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Polistes dominula

Polistes dominula
Salem, Marion County, Oregon, USA
July 1, 2007

Variation in Polistes dominula
I have one female of this species from Guelph, Ontario which lacks the yellow spots on the scutum. Yellow spots on tergum 2 are present. I ran it through the key of European Polistes and it is in fact P. dominula. I have never seen this colour variant again.

But this one female has (tiny) yellow spots on the scutum...
And at the same time complete humeral bands on the pronotum, while spots of tergum 2 are much smaller than the space between them. This is what I meant by saying such a combination does not fit at all with P. dominula, despite great variation in this species.
I guess your Ontario specimen had (ot has, if you still have it in collection) only poorly developped humeral bands, and widely separated yellow spots on mesoscutellum too (while they are virtually confleuent here, which is classical for P. nimpha, P. associa and P. chinensis).

More on variation
Richard, I see what you mean now. The fact that the yellow stripes of the hind margin of the pronotum are connected to the yellow stripe of the pronotal carina is indeed unusual, especially in such a dark specimen. In Ontario only a small percentage show this pronotal pattern, but it occurs only in wasps with generally well developed yellow markings (i.e. larger spots on scutum and T2). Maybe we are up to something here... Entomologists in the area should keep a watchful eye on Polistes (s.s.). In North America we had a similar case with Ancistrocerus gazella, which was confused with the also introduced and quite similar A. parietum for nearly half a century.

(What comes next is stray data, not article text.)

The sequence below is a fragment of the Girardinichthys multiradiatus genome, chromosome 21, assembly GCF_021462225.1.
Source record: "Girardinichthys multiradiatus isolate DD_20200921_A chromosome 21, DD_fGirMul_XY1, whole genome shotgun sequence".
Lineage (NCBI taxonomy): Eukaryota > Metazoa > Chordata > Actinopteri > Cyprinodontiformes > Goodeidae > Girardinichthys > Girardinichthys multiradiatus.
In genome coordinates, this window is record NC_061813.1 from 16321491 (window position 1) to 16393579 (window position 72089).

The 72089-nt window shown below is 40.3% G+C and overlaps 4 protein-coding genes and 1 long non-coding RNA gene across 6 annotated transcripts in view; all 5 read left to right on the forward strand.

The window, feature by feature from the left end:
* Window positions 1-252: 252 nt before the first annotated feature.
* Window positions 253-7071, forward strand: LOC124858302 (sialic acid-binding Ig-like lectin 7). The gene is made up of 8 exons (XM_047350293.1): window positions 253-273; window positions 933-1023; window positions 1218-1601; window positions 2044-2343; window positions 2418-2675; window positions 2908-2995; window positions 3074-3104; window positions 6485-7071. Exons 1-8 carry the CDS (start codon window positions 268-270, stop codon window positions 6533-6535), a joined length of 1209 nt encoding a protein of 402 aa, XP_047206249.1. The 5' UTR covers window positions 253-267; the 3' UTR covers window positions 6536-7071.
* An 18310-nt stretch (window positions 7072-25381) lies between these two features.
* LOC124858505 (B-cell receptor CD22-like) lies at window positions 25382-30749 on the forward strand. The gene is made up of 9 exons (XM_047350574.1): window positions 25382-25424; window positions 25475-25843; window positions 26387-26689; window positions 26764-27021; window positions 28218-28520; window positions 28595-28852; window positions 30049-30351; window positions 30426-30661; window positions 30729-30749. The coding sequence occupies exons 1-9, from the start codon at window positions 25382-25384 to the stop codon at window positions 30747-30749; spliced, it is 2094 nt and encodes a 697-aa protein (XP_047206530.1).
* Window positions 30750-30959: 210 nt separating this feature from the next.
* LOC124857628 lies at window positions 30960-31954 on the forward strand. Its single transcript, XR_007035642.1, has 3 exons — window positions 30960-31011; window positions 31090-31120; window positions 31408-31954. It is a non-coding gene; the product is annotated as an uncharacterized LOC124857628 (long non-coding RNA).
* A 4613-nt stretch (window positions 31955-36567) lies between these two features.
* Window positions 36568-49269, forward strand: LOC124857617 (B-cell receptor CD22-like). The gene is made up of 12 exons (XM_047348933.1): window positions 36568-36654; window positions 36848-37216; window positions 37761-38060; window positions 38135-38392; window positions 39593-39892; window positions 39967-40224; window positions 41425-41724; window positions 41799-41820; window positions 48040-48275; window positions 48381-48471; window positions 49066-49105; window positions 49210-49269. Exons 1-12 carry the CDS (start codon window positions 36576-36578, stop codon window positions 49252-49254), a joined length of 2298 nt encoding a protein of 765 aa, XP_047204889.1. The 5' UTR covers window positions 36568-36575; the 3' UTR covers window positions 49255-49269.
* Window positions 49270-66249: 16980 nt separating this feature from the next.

Something of a mystery
Such a melanistic gastral color pattern is quite exceptional in P. dominula, but common in other Eurasian species like P. nimpha and P. chinensis. Moreover, thorax color pattern fits much better with these two species (which differ mainly by size, but are otherwise virtually alike) than with P. dominula.
A thorough investigation in this Oregon region could reserve some surprise. Facial color pattern, and color of the last urosternite of such aberrant specimens are necessary to settle the matter.

European paper wasp.
This is a specimen of Polistes dominula, albeit a very dark (melanistic) individual.

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